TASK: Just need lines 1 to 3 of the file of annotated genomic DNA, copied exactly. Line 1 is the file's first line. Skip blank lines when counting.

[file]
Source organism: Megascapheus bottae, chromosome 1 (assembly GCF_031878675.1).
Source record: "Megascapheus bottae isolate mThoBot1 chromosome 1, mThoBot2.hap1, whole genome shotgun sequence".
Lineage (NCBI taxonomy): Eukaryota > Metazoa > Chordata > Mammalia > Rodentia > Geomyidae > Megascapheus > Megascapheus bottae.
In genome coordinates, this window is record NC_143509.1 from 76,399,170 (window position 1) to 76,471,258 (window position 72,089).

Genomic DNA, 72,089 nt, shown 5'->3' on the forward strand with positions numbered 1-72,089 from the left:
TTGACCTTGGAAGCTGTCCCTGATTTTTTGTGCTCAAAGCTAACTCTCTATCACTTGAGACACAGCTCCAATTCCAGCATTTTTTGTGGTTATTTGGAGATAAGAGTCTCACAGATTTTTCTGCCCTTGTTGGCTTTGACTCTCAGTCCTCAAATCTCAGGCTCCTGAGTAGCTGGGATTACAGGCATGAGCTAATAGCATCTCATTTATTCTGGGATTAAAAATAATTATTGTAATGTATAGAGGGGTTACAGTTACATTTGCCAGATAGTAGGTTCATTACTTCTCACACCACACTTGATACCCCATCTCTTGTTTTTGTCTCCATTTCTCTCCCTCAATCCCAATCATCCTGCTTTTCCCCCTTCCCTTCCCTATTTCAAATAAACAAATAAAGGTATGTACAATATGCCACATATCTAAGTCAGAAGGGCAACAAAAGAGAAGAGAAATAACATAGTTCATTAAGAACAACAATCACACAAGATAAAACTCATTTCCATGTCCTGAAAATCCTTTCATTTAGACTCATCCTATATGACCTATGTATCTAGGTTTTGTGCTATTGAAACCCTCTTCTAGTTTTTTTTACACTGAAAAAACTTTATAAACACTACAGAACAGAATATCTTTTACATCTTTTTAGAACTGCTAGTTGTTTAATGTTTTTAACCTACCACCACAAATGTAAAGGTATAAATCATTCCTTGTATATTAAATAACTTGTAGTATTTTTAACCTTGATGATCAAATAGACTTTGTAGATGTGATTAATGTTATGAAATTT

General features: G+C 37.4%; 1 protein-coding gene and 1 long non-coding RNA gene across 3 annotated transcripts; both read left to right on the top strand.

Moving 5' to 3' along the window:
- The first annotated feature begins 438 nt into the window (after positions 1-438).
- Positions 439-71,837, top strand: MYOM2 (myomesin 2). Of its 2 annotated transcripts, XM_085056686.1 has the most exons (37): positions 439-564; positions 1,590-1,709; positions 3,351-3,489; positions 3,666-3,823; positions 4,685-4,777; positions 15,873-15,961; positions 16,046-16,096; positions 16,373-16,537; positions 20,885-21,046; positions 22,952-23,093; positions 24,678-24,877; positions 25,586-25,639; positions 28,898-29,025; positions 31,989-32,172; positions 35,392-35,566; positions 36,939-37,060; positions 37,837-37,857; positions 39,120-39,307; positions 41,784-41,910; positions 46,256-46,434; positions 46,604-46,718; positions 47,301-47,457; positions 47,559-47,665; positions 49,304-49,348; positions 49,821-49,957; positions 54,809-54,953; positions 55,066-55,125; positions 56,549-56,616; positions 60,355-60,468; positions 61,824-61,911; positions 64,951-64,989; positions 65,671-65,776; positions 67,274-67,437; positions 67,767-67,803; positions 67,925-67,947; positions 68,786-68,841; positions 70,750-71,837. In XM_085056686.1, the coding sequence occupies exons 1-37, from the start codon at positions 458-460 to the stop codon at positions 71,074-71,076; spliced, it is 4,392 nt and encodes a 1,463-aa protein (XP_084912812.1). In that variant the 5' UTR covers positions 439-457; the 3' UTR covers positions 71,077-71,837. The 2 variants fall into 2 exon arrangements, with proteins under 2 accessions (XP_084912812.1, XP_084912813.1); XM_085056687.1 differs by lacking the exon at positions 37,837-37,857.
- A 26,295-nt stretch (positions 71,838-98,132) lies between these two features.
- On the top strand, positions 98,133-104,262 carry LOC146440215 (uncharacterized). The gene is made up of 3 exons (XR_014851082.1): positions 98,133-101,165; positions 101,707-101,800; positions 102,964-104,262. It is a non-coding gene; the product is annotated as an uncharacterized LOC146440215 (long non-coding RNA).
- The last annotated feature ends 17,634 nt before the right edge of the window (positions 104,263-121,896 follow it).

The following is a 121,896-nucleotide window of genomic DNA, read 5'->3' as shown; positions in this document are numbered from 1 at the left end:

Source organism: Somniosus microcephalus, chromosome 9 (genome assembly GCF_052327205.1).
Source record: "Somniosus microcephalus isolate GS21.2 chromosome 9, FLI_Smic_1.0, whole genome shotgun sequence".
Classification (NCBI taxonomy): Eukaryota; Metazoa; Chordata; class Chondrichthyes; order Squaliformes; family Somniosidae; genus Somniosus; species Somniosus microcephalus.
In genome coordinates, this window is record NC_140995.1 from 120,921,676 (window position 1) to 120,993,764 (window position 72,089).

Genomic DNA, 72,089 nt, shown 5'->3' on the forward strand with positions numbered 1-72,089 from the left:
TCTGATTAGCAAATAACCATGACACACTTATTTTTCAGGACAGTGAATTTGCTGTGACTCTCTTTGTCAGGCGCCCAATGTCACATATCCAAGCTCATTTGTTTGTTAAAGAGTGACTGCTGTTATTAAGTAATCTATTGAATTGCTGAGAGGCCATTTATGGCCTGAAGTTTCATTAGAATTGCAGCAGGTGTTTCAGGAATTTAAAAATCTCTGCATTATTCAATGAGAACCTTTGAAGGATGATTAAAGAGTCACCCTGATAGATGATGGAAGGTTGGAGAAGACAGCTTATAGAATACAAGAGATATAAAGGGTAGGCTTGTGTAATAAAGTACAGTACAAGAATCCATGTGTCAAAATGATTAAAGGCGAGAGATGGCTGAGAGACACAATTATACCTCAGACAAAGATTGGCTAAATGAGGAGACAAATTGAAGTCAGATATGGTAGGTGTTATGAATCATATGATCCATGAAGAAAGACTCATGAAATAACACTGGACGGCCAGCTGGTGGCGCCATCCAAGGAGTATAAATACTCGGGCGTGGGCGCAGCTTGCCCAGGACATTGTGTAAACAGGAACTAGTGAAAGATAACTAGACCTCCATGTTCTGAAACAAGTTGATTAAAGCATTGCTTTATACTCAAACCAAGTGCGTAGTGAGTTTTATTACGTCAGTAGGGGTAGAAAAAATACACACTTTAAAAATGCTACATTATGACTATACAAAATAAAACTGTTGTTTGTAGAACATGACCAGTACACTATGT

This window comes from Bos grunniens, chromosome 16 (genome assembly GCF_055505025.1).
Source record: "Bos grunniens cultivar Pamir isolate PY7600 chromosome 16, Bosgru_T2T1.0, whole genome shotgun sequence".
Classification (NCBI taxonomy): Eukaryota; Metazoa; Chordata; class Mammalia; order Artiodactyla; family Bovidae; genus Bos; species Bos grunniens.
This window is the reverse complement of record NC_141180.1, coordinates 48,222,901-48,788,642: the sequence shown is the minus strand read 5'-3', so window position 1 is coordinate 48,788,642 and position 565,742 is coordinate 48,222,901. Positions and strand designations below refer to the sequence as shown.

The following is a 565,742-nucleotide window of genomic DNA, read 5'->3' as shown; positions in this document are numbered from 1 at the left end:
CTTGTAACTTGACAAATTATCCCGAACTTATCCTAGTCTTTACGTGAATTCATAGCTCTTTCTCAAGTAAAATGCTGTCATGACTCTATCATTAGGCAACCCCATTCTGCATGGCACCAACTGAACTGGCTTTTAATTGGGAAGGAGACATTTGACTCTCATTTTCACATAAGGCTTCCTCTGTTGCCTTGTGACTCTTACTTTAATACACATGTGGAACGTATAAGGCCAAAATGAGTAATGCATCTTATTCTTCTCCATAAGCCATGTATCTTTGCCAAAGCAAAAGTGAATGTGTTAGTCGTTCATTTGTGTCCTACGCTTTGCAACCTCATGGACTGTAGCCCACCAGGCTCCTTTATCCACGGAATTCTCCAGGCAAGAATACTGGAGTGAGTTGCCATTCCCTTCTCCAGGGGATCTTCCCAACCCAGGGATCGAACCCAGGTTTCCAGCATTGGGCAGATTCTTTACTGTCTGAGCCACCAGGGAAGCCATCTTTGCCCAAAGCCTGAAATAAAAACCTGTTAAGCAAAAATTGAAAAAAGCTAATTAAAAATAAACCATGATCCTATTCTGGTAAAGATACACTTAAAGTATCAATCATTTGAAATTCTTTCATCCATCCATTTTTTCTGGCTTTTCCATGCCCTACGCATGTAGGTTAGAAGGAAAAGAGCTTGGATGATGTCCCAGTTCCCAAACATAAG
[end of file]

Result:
Source organism: Megascapheus bottae, chromosome 1 (assembly GCF_031878675.1).
Source record: "Megascapheus bottae isolate mThoBot1 chromosome 1, mThoBot2.hap1, whole genome shotgun sequence".
Lineage (NCBI taxonomy): Eukaryota > Metazoa > Chordata > Mammalia > Rodentia > Geomyidae > Megascapheus > Megascapheus bottae.